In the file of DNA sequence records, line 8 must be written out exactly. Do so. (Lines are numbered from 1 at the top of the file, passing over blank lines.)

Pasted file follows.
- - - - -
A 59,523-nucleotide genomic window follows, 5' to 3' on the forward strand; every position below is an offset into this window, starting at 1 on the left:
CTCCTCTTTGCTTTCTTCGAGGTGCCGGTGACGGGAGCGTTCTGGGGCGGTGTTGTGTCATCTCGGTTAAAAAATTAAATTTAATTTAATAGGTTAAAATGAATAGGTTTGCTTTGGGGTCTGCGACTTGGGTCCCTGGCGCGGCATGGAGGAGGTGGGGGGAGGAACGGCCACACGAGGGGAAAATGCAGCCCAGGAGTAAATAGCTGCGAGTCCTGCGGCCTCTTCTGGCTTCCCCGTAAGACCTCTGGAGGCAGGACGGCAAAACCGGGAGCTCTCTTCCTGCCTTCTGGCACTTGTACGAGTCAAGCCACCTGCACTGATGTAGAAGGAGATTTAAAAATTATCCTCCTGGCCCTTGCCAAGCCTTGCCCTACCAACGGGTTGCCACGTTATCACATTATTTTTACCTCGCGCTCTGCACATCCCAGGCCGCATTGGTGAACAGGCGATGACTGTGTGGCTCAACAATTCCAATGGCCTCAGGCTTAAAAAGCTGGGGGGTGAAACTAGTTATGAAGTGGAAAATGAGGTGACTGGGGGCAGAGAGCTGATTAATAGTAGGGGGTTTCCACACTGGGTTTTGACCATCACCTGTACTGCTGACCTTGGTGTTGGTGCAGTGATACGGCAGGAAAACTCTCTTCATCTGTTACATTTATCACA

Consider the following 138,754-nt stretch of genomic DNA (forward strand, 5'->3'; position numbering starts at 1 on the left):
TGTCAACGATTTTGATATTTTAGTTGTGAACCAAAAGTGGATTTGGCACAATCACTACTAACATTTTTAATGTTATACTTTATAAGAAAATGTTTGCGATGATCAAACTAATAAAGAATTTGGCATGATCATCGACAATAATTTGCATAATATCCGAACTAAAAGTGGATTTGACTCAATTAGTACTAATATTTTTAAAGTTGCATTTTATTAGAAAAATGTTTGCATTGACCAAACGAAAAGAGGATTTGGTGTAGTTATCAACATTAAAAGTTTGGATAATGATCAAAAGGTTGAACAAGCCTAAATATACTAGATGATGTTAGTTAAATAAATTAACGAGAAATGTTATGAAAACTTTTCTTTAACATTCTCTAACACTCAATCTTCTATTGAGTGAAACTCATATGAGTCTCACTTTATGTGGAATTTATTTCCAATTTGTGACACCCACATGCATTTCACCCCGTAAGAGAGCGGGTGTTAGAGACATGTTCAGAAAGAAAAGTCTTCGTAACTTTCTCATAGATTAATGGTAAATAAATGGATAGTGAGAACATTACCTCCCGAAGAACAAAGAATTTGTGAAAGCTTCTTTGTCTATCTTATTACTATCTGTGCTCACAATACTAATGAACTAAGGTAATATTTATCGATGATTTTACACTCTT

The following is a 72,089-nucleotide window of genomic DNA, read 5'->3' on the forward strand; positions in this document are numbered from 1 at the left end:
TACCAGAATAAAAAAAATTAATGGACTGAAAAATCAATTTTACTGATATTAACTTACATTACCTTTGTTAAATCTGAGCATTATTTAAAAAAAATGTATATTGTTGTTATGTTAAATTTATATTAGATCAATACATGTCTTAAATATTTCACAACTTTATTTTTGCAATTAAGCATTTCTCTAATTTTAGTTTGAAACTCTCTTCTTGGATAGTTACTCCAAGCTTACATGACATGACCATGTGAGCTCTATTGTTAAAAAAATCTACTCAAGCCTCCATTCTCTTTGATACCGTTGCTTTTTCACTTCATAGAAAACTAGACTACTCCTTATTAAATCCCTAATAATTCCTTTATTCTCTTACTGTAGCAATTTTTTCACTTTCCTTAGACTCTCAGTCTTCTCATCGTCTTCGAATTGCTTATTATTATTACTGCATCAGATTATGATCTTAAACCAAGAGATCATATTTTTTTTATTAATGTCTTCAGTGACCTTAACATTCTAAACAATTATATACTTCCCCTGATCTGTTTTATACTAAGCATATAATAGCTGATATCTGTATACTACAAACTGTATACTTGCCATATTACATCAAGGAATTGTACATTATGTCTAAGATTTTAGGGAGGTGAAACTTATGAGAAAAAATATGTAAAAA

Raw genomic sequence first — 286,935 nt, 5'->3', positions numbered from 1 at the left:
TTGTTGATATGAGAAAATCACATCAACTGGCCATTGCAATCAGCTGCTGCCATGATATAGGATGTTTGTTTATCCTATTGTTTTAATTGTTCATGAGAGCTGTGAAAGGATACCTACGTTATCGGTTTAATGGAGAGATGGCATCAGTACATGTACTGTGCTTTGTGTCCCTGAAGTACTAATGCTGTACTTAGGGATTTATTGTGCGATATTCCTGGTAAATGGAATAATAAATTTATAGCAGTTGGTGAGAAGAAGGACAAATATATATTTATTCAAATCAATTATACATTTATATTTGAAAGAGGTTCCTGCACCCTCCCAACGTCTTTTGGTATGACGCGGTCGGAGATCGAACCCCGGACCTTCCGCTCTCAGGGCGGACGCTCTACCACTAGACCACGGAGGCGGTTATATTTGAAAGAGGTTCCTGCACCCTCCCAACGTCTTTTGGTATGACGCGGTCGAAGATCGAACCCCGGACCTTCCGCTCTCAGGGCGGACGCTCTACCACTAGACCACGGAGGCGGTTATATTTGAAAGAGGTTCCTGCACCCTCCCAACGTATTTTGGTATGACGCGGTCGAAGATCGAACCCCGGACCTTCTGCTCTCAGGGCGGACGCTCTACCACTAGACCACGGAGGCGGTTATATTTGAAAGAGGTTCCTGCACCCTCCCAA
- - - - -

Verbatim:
TTGTTGATATGAGAAAATCACATCAACTGGCCATTGCAATCAGCTGCTGCCATGATATAGGATGTTTGTTTATCCTATTGTTTTAATTGTTCATGAGAGCTGTGAAAGGATACCTACGTTATCGGTTTAATGGAGAGATGGCATCAGTACATGTACTGTGCTTTGTGTCCCTGAAGTACTAATGCTGTACTTAGGGATTTATTGTGCGATATTCCTGGTAAATGGAATAATAAATTTATAGCAGTTGGTGAGAAGAAGGACAAATATATATTTATTCAAATCAATTATACATTTATATTTGAAAGAGGTTCCTGCACCCTCCCAACGTCTTTTGGTATGACGCGGTCGGAGATCGAACCCCGGACCTTCCGCTCTCAGGGCGGACGCTCTACCACTAGACCACGGAGGCGGTTATATTTGAAAGAGGTTCCTGCACCCTCCCAACGTCTTTTGGTATGACGCGGTCGAAGATCGAACCCCGGACCTTCCGCTCTCAGGGCGGACGCTCTACCACTAGACCACGGAGGCGGTTATATTTGAAAGAGGTTCCTGCACCCTCCCAACGTATTTTGGTATGACGCGGTCGAAGATCGAACCCCGGACCTTCTGCTCTCAGGGCGGACGCTCTACCACTAGACCACGGAGGCGGTTATATTTGAAAGAGGTTCCTGCACCCTCCCAA